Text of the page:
Nude News You Can Use

Sandra Gal, Anna Grzebien and Christina Kim make golf interesting for a change.
As regular readers of this blog know we support nudity when it’s used for a worthy cause. Whether that has been something profound like demanding freedom (scroll down when you get to the page) to demanding the right to bicycle naked, this blog has stood firmly in their respective corners. And, by popular demand, I have always remained fully clothed. The only editorial objection ever posted concerning nudity here was when a bunch of San Franciscans decided to get naked in front of a children’s show. That passed creepy five miles back.

Aside from that, however, we’re gung ho for nekkidness.

Every year ESPN joins us in celebrating naked people. Unlike us they aren’t hampered by multiple orders of protection. Instead they actually get people to gleefully sign up for their annual Body Athletes issue. The reasons become pretty clear when you see one. The photography is artistic and beautiful, the settings are austere and the athletes are honored not exploited. More importantly, ESPN uses the issue to laud athletes you may be unaware of ranging from people with disabilities to people in obscure sports who, nevertheless, manage to maintain well sculpted physiques.

Since this year’s issue will feature a few athletes with Chicago ties, I thought I’d give our loyal readers a head’s up. Ace reporter, Michael McCarthy, from USA Today has the whole story.

Gymnast Alicia Sacramone, snowboarder Gretchen Bleiler, socceer goalie Hope Solo, the NBA’s Blake Griffin, MLB’s Jose Reyes and the NFL’s Steven Jackson lead the list of athletes posing nude in ESPN The Magazine’s third annual “Body Issue.”

Over 20 athletes will appear in the buff (with private parts strategically covered) in the “Bodies We Want” section of the 2011 issue, said editor-in-chief Chad Millman. The mag’s third “exploration and celebration of the athletic form” hits newsstands Oct. 7.

Other female athletes baring their bodies for photographers: the WNBA’s Sylvia Fowles; LPGA rookie Belen Mozo; track and field star Natasha Hastings; hockey player Julie Chu; tennis player Vera Zvonareva; surfer Steph Gilmore; tattooed roller derby player Suzy Hotrod and bowler Kelly Kulick.

The other male athletes: speedskater Apolo Ohno; NHL player Ryan Kesler; UFC light heavyweight champion Jon Jones; IndyCar racer Helio Castroneves; snowboarder Louie Vito; boxer Sergio Martinez; marathoner Ryan Hall and paralympian Jeremy Campbell.

“This is an issue in the short time we’ve been doing it that’s become pretty anticipated,” says Millman. “In terms of the athletes we’ve attracted, we feel like the group is really strong.”

The first two risque issues featured athletes ranging from Serena Williams, Dwight Howard and mixed martial artist Gina Carano to amputee triathlete Sarah Reinertsen and the USA Women’s Water Polo team.

ESPN has never been shy about cross-promoting other properties from parent Disney. This year’s roster includes four athletes who are either currently on, or have appeared, on ESPN sister network ABC’s Dancing with the Stars, points out consultant David Schwab of Octagon. Solo is currently starring on the show; Ohno; Vito and Castroneves previously appeared.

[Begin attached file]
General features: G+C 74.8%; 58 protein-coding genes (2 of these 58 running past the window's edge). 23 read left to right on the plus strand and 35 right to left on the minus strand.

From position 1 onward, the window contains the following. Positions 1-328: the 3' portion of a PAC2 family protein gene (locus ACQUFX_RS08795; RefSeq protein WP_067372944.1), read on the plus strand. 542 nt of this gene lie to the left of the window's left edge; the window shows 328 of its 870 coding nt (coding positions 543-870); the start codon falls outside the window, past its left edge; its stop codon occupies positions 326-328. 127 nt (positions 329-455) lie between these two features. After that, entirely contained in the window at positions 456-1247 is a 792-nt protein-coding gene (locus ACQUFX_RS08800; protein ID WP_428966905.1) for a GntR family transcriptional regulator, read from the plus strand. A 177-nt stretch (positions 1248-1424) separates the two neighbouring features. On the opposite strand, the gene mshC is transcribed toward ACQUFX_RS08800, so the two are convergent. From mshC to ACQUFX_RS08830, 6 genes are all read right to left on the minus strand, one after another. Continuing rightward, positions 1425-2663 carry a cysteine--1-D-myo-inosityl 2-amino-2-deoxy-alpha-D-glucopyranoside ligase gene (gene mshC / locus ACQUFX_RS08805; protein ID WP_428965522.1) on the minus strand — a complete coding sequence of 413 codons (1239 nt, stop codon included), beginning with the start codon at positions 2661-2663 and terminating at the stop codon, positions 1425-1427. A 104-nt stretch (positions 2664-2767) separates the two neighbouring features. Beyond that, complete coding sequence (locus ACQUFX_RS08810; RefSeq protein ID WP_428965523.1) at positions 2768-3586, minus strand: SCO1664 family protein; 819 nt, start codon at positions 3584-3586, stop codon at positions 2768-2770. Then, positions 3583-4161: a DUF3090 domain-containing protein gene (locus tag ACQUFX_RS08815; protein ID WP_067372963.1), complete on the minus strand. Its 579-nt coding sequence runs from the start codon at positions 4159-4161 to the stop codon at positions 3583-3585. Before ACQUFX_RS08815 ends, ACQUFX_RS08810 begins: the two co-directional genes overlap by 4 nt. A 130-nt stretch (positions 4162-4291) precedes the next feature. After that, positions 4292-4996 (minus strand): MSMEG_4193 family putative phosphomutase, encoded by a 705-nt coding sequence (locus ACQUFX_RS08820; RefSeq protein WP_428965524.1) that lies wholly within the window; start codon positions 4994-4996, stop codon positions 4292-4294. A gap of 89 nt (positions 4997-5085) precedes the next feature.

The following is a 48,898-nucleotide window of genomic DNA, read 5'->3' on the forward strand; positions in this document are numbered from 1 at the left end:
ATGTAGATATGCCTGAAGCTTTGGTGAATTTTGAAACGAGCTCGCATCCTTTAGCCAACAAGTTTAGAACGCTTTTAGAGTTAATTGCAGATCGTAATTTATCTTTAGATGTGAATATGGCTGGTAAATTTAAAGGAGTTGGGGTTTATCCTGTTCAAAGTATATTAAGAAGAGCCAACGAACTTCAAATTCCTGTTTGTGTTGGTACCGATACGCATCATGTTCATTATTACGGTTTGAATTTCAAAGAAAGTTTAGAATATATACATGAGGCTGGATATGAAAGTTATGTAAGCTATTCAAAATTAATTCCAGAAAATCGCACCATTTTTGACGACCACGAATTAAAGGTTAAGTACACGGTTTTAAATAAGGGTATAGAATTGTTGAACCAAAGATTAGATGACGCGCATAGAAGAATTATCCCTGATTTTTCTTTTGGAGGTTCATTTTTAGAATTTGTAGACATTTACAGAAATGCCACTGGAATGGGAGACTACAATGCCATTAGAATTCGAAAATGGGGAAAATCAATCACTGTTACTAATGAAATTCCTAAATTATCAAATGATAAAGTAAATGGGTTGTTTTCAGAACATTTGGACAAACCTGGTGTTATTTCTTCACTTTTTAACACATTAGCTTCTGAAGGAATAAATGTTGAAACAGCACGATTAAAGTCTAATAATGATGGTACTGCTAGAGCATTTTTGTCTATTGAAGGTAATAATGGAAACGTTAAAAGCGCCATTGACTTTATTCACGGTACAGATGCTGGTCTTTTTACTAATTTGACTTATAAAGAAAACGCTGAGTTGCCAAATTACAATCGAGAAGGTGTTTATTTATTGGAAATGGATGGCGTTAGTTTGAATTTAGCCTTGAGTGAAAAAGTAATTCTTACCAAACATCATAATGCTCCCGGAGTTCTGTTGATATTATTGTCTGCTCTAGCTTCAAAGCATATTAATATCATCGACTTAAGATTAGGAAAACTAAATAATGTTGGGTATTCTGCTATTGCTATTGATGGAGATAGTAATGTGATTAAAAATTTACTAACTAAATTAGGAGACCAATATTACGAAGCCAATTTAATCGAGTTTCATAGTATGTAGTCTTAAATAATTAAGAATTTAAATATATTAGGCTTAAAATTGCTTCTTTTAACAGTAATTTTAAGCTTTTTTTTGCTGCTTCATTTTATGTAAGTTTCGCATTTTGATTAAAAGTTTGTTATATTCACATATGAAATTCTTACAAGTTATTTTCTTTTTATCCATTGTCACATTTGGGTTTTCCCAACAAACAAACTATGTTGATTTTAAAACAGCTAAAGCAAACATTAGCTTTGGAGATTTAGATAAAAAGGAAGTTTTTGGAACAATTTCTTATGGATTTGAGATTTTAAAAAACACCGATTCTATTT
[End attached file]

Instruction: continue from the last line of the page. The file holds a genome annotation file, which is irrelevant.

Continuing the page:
USA TODAY’s Michael McCarthy went one-on-one with Millman. Among the 22 athletes photographed for the “Bodies We Want III,” some like St. Louis Rams running back Jackson volunteered, Millman said. This year’s issue will also turn the tables by sending a naked reporter to interview clothed hockey players in their locker room. Excerpts:

What’s different this year?

What’s nice about the ‘Body Issue’ at this point is that people know what it is and they recognize what our goal is. Now we have athletes and their representatives and the leagues coming to us and saying, ‘Can we get so and so in the Body Issue?’ Or ‘Can I get my client in the ‘Body Issue?’ There’s much less convincing that we have to do than what we had to do in Years 1 and 2. Because people understand what we’re trying to do and how we’re trying to highlight sports and athletes and various body types. So for us, the aim for this issue is what it always is which is to celebrate athletes in the condition that they’re in.

Were you surprised when Hope Solo tweeted she was posing?

That’s an interesting story. … We want to keep the names of the athletes under wraps for a variety of reasons. … So Hope was in her trailer getting ready. And Sue Hovey, the executive editor who puts the whole ‘Body Issue’ together, walked in and was talking with Hope’s publicist, I think. They were telling the story about how they try to keep the names under wraps. At that point, Hope was like, ‘So I shouldn’t be tweeting out that I’m getting ready to go naked for ESPN The Magazine?’ She had just sent it out. … That’s also an indication of how much more difficult it is to keep these things under wraps. When we do, we feel like we accomplished something.

Did anybody say yes who previously said no?

Gretchen Bleiler. She’s someone who we had gone to the first couple of years. She had demurred. … She’s been in the magazine a lot and on our cover before. She saw what we were doing with the issue, and how we celebrate athletes’ bodies in all forms, and decided it was something she wanted to be a part of. When that happens, you feel like you are doing well by the athletes and doing a good job with the issue. … They put themselves in a very vulnerable position for us. It’s not easy to appear on a set, with a lot of different people, and disrobe.

Anybody turn you down?

Not that I know of. But to be honest, if they did, I wouldn’t want to say. Because we might want to keep going back to them. The same as we did with Gretchen.